Maltitol can also come in the form of maltitol syrup. Notably, it has a slightly higher glycemic index of 52 in its liquid form (8).
Additionally, maltitol syrup has a similar production process and relies on the hydrogenation of corn syrup.
However, maltitol tends to be more common in its crystallized powder form.
How Does Maltitol Compare To Regular Sugar?
As previously mentioned, there are some key differences between maltitol and regular sugar:
Glycemic Index and Caloric Content
Per gram, the energy content of maltitol is 2.1 – 2.4 calories, whereas table sugar is four calories. Therefore, if we calculate the caloric content of a typical teaspoon (4-gram) serving, the difference would be as below:
- Maltitol: maximum 9.6 calories per teaspoon
- Table sugar: 16 calories per teaspoon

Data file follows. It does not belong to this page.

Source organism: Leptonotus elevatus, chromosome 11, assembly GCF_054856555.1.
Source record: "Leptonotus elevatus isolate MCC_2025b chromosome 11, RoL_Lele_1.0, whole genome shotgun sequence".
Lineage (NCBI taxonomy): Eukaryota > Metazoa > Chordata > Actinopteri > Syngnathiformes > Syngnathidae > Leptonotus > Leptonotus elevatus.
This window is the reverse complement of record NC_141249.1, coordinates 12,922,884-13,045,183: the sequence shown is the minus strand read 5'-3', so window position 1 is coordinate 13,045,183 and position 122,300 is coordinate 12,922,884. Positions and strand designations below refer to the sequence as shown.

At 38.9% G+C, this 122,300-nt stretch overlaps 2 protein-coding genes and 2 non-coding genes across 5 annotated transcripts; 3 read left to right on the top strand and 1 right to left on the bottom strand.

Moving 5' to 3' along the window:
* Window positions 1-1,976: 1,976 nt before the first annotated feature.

As we can see from this example, the caloric difference between sugar and maltitol will increase more with higher intakes.
Interestingly, maltitol has a lower melting point than sugar.
For those who wish to use the sweetener for baking or cooking, this means that maltitol can be a direct replacement for sugar. In addition, there will be no need to worry about the maltitol not melting at typical temperatures.
Sweetness and Taste Characteristics
Although very similar, maltitol is not quite as sweet as sugar.
According to research, maltitol has a relative sweetness of approximately 90% that of table sugar (10).
Thus, maltitol can be used as a natural gram-for-gram sugar alternative if users don’t mind a slightly less sweet taste.
That said, just adding approximately 10% more maltitol than the amount of sugar a recipe calls for would neutralize this difference in sweetness.
Some people don’t mind this cooling effect, but foods using erythritol or xylitol can taste quite different from foods sweetened with table sugar for this reason. In other words, maltitol will offer a taste experience closer to that of regular sugar.